Use Outlook REST API to send email failed when using App-only token.

Frank Chen
Occasional Contributor

I am trying to use outlook REST API to send email by using app-only token and got the following exception.

"x-ms-diagnostics: 2000008;reason="The token contains no permissions, or permissions can not be understood.";error_category="invalid_grant""

the following steps is the one I did

create a Azure AD app to update "keyCredentials" section for certificate informaiton in manifest file.

configure "O365 exchange online" to have "send email as any user" for "Application Permissions" 

run the following code:

        private async static Task SendEamil()
            //string tenantId = "";
            //string clientId = "your client id";
            //string resourceId = "";
            //string resourceUrl = ""; //this is your on-behalf user's UPN
            //string authority = String.Format("{0}", tenantId);
            //string certficatePath = @"c:\test.pfx"; //this is your certficate location.
            //string certificatePassword = "xxxx"; // this is your certificate password
            //read Azure Ad setting from a file. 
            string settingJson = String.Format("{0}\\setting.settingjson", AppDomain.CurrentDomain.BaseDirectory);
            AzureAdSetting setting = AzureAdSetting.CreateInstance(settingJson);

            var itemPayload = new
                Message = new
                    Subject = "Test email",
                    Body = new { ContentType = "Text", Content = "this is test email." },
                    ToRecipients = new[] { new { EmailAddress = new { Address = setting.SendEmail } } }

            //if you need to load from certficate store, use different constructors. 
            X509Certificate2 certificate = new X509Certificate2(setting.CertficatePath, setting.CertificatePassword, X509KeyStorageFlags.MachineKeySet);
            AuthenticationContext authenticationContext = new AuthenticationContext(setting.Authority, true);
            ClientAssertionCertificate cac = new ClientAssertionCertificate(setting.ClientId, certificate);

            //get the access token to Outlook using the ClientAssertionCertificate
            var authenticationResult = await authenticationContext.AcquireTokenAsync(setting.ResourceId, cac);
            string token = authenticationResult.AccessToken;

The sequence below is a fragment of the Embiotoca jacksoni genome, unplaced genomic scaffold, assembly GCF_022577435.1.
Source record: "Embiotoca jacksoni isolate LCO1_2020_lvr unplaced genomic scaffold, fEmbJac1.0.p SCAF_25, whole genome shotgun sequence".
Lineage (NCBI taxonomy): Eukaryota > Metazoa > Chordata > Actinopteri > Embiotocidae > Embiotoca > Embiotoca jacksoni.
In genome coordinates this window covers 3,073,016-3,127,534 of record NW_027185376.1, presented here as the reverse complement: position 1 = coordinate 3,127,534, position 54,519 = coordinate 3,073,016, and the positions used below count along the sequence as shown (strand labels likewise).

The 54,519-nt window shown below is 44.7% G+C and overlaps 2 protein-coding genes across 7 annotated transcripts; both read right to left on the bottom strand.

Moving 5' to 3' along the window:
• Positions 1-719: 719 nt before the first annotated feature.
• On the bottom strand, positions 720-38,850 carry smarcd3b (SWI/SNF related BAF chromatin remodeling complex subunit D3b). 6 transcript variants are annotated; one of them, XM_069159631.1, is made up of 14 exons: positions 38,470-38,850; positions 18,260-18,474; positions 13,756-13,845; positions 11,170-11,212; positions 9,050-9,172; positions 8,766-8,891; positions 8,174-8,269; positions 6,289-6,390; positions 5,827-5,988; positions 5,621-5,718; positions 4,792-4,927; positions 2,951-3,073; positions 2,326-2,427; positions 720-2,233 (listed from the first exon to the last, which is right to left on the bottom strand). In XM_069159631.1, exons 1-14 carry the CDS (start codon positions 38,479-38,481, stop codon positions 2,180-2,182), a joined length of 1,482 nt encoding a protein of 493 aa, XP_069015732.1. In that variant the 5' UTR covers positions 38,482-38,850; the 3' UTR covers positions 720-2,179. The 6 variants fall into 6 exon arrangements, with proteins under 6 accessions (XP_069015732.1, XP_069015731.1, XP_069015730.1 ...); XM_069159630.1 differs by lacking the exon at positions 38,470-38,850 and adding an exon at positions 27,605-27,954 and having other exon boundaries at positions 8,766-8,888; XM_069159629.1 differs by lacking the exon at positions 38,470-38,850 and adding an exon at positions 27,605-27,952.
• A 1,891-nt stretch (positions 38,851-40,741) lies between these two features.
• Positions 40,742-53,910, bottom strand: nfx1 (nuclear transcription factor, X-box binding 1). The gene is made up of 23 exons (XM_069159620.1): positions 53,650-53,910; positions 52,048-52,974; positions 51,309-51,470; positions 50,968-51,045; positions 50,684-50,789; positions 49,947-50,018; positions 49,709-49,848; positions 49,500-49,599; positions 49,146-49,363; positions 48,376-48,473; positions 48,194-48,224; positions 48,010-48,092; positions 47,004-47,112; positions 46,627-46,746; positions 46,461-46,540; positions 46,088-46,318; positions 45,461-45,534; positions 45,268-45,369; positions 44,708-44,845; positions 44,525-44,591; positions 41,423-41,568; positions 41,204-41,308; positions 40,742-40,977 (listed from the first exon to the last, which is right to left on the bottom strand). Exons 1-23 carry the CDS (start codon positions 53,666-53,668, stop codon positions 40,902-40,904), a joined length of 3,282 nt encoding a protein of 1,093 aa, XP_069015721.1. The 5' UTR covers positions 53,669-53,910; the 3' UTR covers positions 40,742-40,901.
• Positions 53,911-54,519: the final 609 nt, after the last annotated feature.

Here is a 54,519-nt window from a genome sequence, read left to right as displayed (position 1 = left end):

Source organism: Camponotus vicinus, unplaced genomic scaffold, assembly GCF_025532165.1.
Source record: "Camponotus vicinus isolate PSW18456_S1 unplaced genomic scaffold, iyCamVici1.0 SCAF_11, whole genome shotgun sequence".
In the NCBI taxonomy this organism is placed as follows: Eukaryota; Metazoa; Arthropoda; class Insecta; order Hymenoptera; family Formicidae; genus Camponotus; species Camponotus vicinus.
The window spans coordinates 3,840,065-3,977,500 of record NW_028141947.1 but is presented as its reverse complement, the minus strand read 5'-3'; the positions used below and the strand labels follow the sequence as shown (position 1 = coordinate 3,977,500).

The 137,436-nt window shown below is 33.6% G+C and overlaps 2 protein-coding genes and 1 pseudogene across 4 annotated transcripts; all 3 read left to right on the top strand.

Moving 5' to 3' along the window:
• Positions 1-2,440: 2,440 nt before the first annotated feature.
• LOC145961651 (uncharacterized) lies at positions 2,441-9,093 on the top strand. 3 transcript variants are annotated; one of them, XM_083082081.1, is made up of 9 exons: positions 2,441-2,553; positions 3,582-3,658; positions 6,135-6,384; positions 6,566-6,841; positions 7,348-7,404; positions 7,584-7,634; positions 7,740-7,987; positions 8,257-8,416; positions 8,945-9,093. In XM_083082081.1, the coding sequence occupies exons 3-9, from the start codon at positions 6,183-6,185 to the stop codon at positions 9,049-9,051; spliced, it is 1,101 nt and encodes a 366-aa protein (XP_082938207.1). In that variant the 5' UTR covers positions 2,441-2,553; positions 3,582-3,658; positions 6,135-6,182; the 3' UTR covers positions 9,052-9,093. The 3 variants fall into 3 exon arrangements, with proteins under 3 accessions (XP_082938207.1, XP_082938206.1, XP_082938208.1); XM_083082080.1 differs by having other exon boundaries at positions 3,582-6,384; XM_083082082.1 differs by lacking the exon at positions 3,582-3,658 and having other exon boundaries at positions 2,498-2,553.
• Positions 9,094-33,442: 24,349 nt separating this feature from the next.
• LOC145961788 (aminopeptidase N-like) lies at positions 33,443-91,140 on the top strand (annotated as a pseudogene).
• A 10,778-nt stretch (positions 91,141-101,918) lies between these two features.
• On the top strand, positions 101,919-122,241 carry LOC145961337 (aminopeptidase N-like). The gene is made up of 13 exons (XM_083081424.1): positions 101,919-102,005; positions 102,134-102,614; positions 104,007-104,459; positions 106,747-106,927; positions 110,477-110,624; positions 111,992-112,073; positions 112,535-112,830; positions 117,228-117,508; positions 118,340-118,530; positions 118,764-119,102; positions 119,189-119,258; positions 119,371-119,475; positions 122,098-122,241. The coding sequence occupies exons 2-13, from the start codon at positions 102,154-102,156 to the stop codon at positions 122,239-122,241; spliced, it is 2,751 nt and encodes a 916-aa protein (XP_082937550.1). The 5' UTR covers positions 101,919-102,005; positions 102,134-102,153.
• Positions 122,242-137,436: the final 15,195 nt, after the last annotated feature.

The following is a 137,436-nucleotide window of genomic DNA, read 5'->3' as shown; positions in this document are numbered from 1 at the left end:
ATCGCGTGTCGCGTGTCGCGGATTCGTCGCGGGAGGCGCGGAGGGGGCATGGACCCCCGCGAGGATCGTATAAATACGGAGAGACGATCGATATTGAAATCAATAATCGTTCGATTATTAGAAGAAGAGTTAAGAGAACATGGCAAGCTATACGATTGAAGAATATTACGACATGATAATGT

//initialize HttpClient for REST call
            HttpClient client = new HttpClient();
            client.DefaultRequestHeaders.Add("Authorization", "Bearer " + token);
            client.DefaultRequestHeaders.Add("Accept", "application/json");

            //setup the client post
            HttpContent content = new StringContent(JsonConvert.SerializeObject(itemPayload));
            //Specify the content type. 
            content.Headers.ContentType = MediaTypeHeaderValue.Parse("application/json;odata=verbose");
            HttpResponseMessage result = await client.PostAsync(setting.ResourceUrl, content);
            if (result.IsSuccessStatusCode)
                //email send successfully.
                Console.WriteLine("Email sent successfully. ");
                //email send failed. check the result for detail information from REST api.
                Console.WriteLine("Email sent failed. Error: {0}", await result.Content.ReadAsStringAsync());


The weird thing I found out was that I tried above steps and code in my personal O365 tenant and it works. Just wondering if anyone know any configures we need to turn on in O365 central admin to allow Outlook REST API access via app-only token.


3 Replies

Mail.Send in App-only requires Admin Consent. (


You can request admin consent by pasking &prompt=admin_consent to the authorize endpoint.

Thanks for your note, Paul. I realized that the admin consent is required for the Azure Ad App created by non-admin like regular develoers. I also found out that there is a button call "Grant Permission" right beside "add" button at "Application Permission" slab in new Azure AD preivew portal. When admin click that button, it actually consent the permission. I wasn't able to find the detail document to explain what that button means from Azure AD portal. this button actually solved my issues.

Ah,yes. For a single tenant application, the portal approach is fine. My approach works for multi-tenant.


P.S. Those things in the portal are called a "blade"  :)

Related Conversations
Extentions Synchronization
Deleted in Discussions on
3 Replies
Tabs and Dark Mode
cjc2112 in Discussions on
36 Replies
flashing a white screen while open new tab
Deleted in Discussions on
14 Replies
Stable version of Edge insider browser
HotCakeX in Discussions on
35 Replies